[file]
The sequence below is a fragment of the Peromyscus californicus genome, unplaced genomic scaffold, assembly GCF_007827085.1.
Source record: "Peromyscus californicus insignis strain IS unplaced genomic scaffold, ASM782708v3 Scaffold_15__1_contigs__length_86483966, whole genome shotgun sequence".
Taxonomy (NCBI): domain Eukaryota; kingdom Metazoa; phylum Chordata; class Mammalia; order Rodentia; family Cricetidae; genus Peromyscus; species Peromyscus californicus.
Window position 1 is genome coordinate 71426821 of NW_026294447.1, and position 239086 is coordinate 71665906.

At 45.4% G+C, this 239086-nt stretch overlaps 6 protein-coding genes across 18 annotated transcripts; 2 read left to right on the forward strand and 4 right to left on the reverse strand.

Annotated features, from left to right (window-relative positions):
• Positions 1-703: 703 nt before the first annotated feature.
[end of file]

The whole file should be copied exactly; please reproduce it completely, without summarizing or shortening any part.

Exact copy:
The sequence below is a fragment of the Peromyscus californicus genome, unplaced genomic scaffold, assembly GCF_007827085.1.
Source record: "Peromyscus californicus insignis strain IS unplaced genomic scaffold, ASM782708v3 Scaffold_15__1_contigs__length_86483966, whole genome shotgun sequence".
Taxonomy (NCBI): domain Eukaryota; kingdom Metazoa; phylum Chordata; class Mammalia; order Rodentia; family Cricetidae; genus Peromyscus; species Peromyscus californicus.
Window position 1 is genome coordinate 71426821 of NW_026294447.1, and position 239086 is coordinate 71665906.

At 45.4% G+C, this 239086-nt stretch overlaps 6 protein-coding genes across 18 annotated transcripts; 2 read left to right on the forward strand and 4 right to left on the reverse strand.

Annotated features, from left to right (window-relative positions):
• Positions 1-703: 703 nt before the first annotated feature.